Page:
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Thread: Considering all the false positives...

  1. #1
    amethyst Guest

    Default Considering all the false positives...

    ... and the havoc they are wreaking on people's computers, and the fact that when ZA quarantines something, restoring the files from quarantine is not enough, since ZA seems to de-register the file when it quarantines it, and maybe not all of us know how to restore that registry setting and maybe we can't necessarily restore the system...

    Shouldn't we all just choose to have ZASS 'report only' when it perceives a problem? (That's with "Alert me, do not treat automatically" for the AV and the check removed from the box to treat automatically in the antispyware part.) ZASS is not the first security software to have false positives and, personally, I won't even use security software if it doesn't provide the option for me to decide what I want it to do with a file before it does anything. I did have the antispyware set to treat automatically until this latest rash of problems (involving people's monitors). Somehow my AS didn't flag these files, so I was lucky there, but I'm not giving ZASS another chance to wipe out legitimate files. I've already lost a system file for good to a false positive, and fortunately it's not one that I've needed so far.

    Yes, it's more work to have to second guess everything ZASS does, but it's the same with any security software, false positives happen. And looking something up and verifying it first is probably easier than trying to get back something that's been lost for good.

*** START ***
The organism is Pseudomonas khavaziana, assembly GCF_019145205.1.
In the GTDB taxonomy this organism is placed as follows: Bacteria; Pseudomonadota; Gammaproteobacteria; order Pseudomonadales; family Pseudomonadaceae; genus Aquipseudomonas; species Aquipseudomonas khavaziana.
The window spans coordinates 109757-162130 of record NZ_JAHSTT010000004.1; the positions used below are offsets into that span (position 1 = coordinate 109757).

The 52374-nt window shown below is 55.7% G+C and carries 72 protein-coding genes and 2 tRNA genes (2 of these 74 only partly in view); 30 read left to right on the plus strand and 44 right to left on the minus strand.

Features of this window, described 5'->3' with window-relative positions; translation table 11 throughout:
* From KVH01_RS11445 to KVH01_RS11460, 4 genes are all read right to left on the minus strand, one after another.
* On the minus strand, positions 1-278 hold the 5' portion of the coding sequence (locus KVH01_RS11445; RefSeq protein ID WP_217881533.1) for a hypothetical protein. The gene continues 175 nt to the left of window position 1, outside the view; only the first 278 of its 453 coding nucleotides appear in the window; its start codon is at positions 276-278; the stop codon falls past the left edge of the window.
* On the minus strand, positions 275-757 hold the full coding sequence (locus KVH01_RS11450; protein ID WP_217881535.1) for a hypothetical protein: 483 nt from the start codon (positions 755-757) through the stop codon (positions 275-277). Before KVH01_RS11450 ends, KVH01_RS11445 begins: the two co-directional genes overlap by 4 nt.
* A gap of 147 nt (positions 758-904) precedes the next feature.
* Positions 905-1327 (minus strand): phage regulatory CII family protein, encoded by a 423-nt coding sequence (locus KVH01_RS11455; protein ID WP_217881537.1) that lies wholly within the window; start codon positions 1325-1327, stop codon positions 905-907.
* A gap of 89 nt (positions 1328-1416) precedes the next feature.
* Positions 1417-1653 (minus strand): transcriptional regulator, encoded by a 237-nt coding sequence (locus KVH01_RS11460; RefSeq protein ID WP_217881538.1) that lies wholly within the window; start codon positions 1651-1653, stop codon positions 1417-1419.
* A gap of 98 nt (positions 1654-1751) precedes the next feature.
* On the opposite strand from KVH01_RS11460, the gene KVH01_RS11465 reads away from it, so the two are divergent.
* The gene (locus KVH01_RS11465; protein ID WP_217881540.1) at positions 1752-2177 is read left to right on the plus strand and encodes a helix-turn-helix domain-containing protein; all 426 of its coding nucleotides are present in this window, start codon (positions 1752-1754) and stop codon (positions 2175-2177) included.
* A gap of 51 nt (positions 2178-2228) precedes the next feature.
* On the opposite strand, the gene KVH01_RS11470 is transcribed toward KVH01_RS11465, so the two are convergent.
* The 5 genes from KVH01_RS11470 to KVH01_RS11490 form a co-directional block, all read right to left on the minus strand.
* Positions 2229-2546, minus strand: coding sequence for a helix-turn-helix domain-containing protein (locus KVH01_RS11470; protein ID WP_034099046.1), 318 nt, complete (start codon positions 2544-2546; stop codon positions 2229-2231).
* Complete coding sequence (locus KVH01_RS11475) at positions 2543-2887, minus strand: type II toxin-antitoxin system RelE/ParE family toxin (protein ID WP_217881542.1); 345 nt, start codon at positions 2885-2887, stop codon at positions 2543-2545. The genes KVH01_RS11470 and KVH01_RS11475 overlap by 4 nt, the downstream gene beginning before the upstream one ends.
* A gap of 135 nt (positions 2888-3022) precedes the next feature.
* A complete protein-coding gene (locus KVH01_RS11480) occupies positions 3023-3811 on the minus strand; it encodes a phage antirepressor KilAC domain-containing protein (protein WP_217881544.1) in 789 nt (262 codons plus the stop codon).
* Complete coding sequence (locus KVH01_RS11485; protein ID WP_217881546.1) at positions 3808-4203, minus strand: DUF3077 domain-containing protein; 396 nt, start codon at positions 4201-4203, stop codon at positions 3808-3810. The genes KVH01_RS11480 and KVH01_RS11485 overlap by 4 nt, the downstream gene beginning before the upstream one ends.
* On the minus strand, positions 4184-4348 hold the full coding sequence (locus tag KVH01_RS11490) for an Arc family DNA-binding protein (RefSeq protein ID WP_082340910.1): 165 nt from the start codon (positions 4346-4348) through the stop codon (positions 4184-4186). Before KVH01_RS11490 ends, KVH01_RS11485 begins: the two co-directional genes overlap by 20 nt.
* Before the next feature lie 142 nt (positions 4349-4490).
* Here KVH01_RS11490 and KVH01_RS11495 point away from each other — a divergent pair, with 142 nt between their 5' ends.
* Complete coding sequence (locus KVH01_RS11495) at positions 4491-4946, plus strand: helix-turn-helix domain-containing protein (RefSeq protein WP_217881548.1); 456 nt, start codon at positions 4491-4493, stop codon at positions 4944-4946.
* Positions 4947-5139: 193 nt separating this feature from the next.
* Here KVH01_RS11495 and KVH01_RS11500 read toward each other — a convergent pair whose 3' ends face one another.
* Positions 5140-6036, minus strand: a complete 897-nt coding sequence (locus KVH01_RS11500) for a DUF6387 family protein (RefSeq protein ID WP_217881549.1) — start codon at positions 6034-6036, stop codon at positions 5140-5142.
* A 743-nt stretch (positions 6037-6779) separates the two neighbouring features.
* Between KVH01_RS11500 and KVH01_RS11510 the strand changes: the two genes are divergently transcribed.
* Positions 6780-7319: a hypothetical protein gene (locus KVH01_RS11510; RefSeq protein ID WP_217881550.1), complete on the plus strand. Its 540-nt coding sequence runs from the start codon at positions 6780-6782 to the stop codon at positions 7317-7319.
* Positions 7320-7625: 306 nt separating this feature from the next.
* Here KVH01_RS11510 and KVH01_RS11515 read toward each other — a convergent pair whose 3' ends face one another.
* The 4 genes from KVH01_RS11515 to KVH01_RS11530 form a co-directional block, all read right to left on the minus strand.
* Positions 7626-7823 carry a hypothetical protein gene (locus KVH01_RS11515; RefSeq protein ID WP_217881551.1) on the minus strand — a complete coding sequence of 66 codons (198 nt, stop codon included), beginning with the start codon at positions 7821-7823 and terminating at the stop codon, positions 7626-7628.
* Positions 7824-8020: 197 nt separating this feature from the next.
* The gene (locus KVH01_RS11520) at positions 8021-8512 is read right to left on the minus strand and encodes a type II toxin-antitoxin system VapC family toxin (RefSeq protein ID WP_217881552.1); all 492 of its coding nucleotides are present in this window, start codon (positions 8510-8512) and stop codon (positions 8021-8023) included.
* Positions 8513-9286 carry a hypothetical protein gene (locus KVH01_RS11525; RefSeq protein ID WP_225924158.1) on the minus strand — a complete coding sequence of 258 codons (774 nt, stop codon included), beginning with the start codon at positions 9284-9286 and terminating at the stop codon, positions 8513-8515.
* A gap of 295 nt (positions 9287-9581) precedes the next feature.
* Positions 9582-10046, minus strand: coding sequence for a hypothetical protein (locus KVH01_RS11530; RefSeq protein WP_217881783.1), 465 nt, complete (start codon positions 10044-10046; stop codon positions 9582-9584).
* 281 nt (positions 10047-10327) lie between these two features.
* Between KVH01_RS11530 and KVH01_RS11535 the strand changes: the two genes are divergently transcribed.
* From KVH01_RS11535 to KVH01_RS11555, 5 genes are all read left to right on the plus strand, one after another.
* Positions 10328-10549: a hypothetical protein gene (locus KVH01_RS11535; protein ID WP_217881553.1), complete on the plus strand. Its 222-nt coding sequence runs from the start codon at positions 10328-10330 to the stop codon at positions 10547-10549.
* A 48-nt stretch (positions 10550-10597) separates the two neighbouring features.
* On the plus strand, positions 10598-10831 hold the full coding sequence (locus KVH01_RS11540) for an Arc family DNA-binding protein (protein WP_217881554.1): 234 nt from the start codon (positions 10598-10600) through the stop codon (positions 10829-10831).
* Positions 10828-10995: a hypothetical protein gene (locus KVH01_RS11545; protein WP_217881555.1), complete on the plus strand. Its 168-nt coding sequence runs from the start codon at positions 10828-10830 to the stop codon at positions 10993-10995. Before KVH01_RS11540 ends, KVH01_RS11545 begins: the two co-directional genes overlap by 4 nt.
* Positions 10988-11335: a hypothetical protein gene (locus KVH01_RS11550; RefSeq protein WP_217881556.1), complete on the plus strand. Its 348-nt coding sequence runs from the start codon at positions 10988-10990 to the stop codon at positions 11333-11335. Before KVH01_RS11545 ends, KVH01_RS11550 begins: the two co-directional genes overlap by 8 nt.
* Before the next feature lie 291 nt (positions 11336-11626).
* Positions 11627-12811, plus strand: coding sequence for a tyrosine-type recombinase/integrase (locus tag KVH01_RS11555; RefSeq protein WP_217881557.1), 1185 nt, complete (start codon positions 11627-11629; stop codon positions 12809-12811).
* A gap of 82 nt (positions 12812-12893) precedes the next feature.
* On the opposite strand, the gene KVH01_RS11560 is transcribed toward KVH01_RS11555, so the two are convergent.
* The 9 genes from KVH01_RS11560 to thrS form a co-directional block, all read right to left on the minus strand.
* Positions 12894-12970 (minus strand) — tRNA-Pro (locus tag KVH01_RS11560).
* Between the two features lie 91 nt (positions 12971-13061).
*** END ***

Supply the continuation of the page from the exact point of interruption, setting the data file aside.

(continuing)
Just my 2 cents. :-) Happy computing, folks. I appreciate everyone who has written here to share their experiences and knowledge. It is a great help.

    ZASS 6.5

  2. #2
    Join Date
    Dec 2005

    Default Re: Considering all the false positives...

    I think the best setting is quarantine. Then check it out and see if it is a false positive. This way, if it something evil, it is contained amd stopped and if it is a false positive, it can always be released. Safe and no harm can be done either way.

    Lost files should be recovered in a system file check. That will work for the OS files. Lost files from supported software should be recovered by re-installs. Or if there are two machines, then copy from one PC and place in the other PC.

    If it is a virus scan detection and a suspected false positive, then send it to :

    newvirus at and zip the file and password protect it and include the password in the e-mail.

    If it is a spyware scan detection and a suspected false positive , then send it to:

    Determing if the file is evil or not...there are numerous internet sites, depending on what type of file. In general google does have good results. Sites such as

    or microsoft or wikipedia are helpful.

    Many sites have lists of known spyware to help determine such as
    Although commercially driven, they do provide a service.

    Castle Cops has extensives list of CLSID and BHO and Toolbar found here>

    Castle Cops has a ActiveX list found here>

    Castle Cops has a list of LSP found here>

    plus they have many more lists.

    A good site for spyware and adware listing is >

    But a good site to help with not just determing if the file(s) are bad or not, but the actual removal and cleanups is at spywarewarrior, found here >

    Many of the online scanners suggested by spywarewarrior can be useful for seeing of the PC is actually infected or not.Another list of on-line antivirus scanners is found here >

    Actual files can be uploaded to sites for antivirus scanning. The advantage is the site usually has many scanners to check at the same time. Many scanners means a better detection. Two can be found here >